Biomass is an incredibly important field within the broader subject of renewable energy and electricity generation. Not only can biomass be used as biofuel (such as the increasingly popular biodiesel) but it can also be used to create gases such as methane which can in turn be used for generating electricity. Whilst biomass based fuels are still part of the carbon cycle, meaning that they do produce carbon emissions, many of the techniques used to harness the energy of biomass reduces or eliminates harmful chemicals and gases which would otherwise have been released during their natural decomposition.
A Renewable Resource
Many people believe that is preferable to use biomass fuel rather than fossil fuel, as the carbon dioxide that is released into the atmosphere from biomass fuels was originally absorbed from the atmosphere during the biological materials' growth period. This means that planting as much biological matter as is used can effectively make biomass a carbon neutral source of power. The biomass source can be replaced by growing new biological material, rather than being a finite source (as is the case with fossil fuels like coal and oil).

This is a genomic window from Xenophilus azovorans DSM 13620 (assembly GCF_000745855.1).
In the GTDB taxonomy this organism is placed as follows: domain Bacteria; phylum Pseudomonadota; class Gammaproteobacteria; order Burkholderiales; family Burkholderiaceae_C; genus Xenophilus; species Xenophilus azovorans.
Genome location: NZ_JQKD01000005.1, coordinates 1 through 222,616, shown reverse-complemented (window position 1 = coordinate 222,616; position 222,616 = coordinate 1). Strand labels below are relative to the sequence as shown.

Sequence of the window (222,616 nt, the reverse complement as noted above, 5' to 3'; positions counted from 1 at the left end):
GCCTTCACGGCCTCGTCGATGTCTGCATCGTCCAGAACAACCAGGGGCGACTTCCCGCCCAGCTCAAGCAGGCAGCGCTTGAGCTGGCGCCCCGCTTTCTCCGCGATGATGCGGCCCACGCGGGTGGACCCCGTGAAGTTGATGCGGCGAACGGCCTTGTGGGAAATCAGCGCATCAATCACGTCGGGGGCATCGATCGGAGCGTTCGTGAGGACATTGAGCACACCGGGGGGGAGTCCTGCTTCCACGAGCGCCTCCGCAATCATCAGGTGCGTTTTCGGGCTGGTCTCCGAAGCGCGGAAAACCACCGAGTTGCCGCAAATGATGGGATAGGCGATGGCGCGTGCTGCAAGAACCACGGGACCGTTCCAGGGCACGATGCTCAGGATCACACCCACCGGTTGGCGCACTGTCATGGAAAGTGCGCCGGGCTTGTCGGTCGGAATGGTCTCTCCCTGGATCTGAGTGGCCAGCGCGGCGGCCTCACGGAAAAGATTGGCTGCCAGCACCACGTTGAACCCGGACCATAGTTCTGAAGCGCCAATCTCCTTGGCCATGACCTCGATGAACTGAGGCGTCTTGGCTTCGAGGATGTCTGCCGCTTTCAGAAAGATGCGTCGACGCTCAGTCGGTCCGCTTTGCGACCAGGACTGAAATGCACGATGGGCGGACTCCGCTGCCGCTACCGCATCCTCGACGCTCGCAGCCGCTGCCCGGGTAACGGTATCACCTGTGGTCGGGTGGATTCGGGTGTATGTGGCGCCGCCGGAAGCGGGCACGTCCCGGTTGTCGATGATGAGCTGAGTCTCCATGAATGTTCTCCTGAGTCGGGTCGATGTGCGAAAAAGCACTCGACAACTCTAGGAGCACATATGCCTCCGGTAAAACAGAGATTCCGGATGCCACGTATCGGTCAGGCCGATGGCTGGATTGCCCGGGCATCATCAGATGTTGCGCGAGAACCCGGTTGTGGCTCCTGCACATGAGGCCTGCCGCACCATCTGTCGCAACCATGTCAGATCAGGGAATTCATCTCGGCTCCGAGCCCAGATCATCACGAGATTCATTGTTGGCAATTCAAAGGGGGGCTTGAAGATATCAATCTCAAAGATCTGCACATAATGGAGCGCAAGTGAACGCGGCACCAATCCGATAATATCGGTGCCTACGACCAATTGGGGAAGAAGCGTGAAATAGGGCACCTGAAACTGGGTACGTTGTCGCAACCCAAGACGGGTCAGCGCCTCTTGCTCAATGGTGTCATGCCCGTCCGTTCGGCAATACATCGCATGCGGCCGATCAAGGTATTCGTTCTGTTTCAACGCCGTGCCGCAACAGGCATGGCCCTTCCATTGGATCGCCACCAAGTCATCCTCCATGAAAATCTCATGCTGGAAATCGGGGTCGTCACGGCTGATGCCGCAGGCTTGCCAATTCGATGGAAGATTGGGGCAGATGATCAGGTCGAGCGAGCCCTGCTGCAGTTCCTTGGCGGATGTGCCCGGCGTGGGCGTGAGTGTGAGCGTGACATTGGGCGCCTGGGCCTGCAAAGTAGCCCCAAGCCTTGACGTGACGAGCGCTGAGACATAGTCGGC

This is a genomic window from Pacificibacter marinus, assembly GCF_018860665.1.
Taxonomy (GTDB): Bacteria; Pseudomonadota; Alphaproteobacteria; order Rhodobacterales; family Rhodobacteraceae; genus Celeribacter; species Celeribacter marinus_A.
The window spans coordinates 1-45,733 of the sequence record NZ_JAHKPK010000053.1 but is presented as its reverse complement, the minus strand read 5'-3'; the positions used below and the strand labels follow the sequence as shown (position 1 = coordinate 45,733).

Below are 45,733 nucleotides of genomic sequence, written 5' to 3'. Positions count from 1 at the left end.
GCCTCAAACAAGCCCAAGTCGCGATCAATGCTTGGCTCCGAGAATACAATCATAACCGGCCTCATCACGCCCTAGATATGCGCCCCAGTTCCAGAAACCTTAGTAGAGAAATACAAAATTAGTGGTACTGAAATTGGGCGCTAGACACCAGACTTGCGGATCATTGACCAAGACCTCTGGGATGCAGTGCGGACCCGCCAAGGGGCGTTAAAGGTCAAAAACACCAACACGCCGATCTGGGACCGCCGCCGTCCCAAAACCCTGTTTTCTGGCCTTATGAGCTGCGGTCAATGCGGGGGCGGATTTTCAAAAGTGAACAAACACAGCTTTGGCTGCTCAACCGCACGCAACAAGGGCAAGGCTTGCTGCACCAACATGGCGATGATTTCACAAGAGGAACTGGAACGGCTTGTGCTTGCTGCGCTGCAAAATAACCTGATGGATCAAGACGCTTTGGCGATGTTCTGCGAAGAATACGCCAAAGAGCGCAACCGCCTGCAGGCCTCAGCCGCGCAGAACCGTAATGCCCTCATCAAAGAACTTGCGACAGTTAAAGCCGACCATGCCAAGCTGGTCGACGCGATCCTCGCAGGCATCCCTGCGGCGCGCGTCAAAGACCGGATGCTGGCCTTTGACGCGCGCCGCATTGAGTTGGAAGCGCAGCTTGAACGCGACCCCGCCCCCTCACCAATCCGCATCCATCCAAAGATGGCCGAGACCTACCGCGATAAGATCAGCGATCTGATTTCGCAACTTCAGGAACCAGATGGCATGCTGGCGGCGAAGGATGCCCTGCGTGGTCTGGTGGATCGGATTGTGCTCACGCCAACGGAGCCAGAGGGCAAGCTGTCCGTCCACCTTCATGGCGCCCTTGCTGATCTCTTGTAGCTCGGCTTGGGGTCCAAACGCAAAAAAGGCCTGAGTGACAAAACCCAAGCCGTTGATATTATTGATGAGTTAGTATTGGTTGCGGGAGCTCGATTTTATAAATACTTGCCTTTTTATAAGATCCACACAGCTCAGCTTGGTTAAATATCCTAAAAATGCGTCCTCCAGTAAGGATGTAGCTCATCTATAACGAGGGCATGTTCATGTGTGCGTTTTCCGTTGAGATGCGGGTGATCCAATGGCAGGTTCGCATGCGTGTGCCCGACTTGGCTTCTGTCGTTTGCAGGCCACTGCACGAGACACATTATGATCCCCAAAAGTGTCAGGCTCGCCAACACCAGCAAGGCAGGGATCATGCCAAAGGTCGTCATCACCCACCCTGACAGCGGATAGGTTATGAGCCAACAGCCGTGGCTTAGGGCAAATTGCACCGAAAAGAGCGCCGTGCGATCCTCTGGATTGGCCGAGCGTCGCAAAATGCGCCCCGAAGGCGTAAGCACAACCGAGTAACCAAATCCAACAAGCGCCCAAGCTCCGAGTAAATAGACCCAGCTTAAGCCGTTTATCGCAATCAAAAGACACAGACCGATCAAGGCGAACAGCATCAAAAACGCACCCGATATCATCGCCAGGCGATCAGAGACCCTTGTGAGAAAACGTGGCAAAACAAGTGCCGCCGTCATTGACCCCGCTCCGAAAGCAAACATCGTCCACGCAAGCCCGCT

Although a large portion of the materials used in biomass energy generation are grown specifically for that purpose, it is also possible to use refuse and waste, particularly for the creation of biogas. This effectively means that waste that might otherwise have been buried in landfill or left to decompose can instead be reused.
Because decomposing garbage is a significant producer of methane gas (which is incredibly harmful to the atmosphere, even more so than carbon dioxide), it is preferable to utilize the energy potential of the waste by harvesting this gas for electricity generation. Although the burning of the subsequent gas product does involve the release of carbon dioxide into the atmosphere it is argued that this is preferable to the more harmful methane gas which would otherwise have been released through the natural decomposition of the garbage.
Fuel And Energy Generation
As biomass energy generation is still a predominately experimental field of science there are many different methods in use for harvesting and using biomass, and many different forms of biomass being relied upon as fuel. Because biomass includes any biological material that is living or recently dead the term encompasses garbage, sewage, wood, algae, plant oils and non-food residual parts of plants.
Because each of these types of biomass require different ways of being processed a number of techniques have been developed. Aside from anaerobic digestion (the process for converting landfill and waste into biogas), biomass can also be fermented or distilled, composted, burned, or processed through pyrolysis, acid hydrolysis or hydrogenation. Biomass is also being used experimentally for creating plastics, some of which dissolve in seawater.